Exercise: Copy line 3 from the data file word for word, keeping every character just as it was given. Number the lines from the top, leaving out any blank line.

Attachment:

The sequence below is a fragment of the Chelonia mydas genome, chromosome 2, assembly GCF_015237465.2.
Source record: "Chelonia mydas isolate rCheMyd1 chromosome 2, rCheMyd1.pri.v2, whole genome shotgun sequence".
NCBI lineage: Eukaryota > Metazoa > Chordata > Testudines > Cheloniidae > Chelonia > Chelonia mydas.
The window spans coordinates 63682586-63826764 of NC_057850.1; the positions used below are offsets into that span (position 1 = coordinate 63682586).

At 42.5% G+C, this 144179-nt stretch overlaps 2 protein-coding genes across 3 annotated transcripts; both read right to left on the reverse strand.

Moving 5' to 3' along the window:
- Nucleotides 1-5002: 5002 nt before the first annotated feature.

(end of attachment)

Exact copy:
NCBI lineage: Eukaryota > Metazoa > Chordata > Testudines > Cheloniidae > Chelonia > Chelonia mydas.